They gathered Saturday at a busy city intersection in Fresno, a quiet park in Visalia and a major highway to Yosemite in Oakhurst, determined to tell President Donald Trump and his administration not to be so quick to dismantle his predecessor’s legacy – especially when it concerns women’s rights and health care.
On all four corners of Blackstone and Nees avenues in north Fresno, people began gathering a little before 2 p.m. Saturday, bringing signs and balloons and wearing pink “pussy hats,” a symbol that has become synonymous recently with women’s rights. Peace Fresno president Dan Yaseen estimated that 2,000 people participated in the march and rally.
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Connie Hines, 76, of Fresno said the march was personal. “I have five granddaughters, and I also know people who depend on the Affordable Care Act,” she said. Hines said she also marched in protest against the possible repeal of funds for Planned Parenthood.
Hines said Trump offends her: “I think he’s vulgar.”
Yaseen said 36 organizations were represented at the rally, some joining in the march. “This is a post-inaugural street demonstration,” Yaseen said of Peace Fresno’s setup on the corner outside of In-N-Out.
Other organizations included Faith in the Valley, the Brown Berets, Trans-e-Motion and the Human Rights Coalition.
Fresno’s march was one of three in the Valley and more than 600 in the world that took place Saturday.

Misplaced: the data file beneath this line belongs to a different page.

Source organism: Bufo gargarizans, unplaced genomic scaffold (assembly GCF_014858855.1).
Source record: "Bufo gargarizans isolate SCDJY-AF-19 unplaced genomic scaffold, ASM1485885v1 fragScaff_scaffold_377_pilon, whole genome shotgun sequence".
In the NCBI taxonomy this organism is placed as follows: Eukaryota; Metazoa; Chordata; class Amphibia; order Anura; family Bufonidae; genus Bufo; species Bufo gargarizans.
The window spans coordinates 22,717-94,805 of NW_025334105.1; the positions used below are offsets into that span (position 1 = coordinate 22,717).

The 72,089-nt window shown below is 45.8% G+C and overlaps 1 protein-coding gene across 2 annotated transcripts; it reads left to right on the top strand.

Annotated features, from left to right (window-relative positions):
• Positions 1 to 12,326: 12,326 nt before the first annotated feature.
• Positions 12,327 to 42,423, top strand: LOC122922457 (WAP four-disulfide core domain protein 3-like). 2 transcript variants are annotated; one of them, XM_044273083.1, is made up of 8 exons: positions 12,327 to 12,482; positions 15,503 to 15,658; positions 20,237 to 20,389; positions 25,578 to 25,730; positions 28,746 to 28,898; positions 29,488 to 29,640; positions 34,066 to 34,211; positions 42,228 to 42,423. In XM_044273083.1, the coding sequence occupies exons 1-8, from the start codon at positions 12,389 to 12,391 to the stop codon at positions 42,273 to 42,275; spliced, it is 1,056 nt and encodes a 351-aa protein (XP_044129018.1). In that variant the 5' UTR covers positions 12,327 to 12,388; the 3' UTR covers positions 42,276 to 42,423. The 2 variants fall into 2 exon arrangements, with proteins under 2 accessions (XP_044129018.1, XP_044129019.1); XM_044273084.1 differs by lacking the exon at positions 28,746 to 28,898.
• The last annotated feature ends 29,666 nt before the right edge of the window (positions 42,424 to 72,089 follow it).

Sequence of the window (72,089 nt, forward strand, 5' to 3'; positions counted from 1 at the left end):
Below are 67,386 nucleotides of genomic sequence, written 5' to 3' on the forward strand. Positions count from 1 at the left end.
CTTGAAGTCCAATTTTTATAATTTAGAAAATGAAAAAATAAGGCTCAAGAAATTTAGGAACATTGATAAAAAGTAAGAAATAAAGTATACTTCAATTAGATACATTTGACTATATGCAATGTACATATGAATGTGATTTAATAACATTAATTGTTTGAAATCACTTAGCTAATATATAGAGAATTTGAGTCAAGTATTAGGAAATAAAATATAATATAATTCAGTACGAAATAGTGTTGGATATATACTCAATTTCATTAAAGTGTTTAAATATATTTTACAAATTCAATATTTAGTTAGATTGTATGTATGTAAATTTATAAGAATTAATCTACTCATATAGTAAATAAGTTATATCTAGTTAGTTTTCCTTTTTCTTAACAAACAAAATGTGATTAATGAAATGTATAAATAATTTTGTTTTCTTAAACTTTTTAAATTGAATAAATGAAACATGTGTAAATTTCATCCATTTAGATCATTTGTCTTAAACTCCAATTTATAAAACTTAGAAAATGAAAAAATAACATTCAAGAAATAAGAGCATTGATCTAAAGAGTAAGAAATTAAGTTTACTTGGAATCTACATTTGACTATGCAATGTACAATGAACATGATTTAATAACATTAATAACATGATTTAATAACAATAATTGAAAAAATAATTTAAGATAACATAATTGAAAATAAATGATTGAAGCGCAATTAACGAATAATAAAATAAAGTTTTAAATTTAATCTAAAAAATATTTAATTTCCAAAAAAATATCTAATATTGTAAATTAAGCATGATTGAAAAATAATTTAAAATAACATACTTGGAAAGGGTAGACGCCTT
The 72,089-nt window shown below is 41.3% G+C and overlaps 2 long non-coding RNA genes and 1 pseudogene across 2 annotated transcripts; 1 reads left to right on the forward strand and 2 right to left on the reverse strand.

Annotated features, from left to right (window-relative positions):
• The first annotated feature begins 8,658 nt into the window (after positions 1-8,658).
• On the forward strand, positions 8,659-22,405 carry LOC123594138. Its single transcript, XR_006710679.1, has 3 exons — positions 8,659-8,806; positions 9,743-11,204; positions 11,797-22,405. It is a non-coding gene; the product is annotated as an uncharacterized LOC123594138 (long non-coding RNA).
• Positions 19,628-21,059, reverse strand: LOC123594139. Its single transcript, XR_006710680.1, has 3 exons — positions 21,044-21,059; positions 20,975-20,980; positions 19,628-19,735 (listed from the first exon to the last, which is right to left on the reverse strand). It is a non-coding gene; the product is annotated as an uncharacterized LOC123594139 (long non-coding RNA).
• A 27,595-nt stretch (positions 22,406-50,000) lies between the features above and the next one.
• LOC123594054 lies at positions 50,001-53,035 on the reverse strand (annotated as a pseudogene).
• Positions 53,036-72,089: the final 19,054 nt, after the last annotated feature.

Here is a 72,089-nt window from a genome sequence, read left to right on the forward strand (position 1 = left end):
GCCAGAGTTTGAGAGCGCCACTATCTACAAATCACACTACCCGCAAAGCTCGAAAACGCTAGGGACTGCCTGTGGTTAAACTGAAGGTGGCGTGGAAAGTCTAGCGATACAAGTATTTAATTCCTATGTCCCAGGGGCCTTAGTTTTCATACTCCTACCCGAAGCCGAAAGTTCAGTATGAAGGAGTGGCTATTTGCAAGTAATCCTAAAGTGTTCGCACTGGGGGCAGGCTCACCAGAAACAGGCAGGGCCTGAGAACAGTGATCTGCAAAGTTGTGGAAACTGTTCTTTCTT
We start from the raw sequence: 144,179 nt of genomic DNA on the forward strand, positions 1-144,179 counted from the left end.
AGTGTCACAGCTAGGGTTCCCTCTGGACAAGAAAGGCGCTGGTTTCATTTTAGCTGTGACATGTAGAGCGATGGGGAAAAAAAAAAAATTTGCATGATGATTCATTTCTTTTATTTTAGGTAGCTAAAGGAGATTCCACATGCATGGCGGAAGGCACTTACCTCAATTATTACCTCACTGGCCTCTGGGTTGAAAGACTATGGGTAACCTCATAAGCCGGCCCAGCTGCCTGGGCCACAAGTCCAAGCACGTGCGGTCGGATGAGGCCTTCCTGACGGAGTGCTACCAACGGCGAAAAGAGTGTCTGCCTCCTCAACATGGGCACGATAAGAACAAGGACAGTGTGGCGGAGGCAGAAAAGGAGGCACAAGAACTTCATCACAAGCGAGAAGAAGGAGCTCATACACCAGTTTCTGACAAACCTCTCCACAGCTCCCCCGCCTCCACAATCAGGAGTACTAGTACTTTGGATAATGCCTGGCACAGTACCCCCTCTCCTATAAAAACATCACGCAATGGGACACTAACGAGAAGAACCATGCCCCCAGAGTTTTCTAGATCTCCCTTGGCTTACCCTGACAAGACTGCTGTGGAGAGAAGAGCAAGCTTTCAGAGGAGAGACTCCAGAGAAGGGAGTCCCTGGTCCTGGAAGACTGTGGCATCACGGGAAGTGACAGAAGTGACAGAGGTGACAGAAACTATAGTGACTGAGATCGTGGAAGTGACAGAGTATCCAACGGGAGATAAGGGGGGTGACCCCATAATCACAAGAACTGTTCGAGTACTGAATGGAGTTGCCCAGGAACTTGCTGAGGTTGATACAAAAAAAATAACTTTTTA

Mary Beth Carter, 50, and her two daughters held signs. She wanted Trump to know there are consequences for his actions.
“He has this mentality of ‘I know you are, but what am I?’ ” she said. “Today he stood on hallowed ground in front of the CIA and talked about what a big crowd he had (at the inauguration).” Carter said she wants the marches to make the president realize that more than half of the nation does not agree with his views.
Virginia Bennett of Fresno brought her granddaughters, ages 17 and 9, with her to experience the rally and march. Bennett is worried about health care and Social Security under the new presidential administration. “We have to learn, too,” said Jade, 9.
Tyler Munoz of Fresno, who arrived with four of his friends, said he came to support his female friends. “Women’s rights are human rights,” he said.
At 2:25 the march began down the sidewalks, stretching down both sides of Blackstone and heading south toward Herndon Avenue but not blocking traffic. When the march got to El Paso Avenue, marchers crossed the street and headed back north to Nees.
People waved from their cars and honked all along the street, with marchers cheering back. Although women dominated the crowd, there were plenty of men and even children. One woman carried her infant in a sling with a toddler in tow as she marched.
Meanwhile, in Oakhurst, Saturday’s weather did not deter more than 200 people from participating in the Women’s March there, said organizer Rebekah Jensen.
It was “a pretty amazing turnout given rain, snow, and chain control over Deadwood,” she said via email. Jensen estimated that the vast majority of motorists passing the rally location at the corner of Highway 41 and Road 426 were in support.
“The reception we got made me really happy, given that I intended the march to be a positive, inclusive event and not a protest per se,” she said.
At Blain Park in Visalia, hundreds turned out for the Women’s March, many carrying pink signs.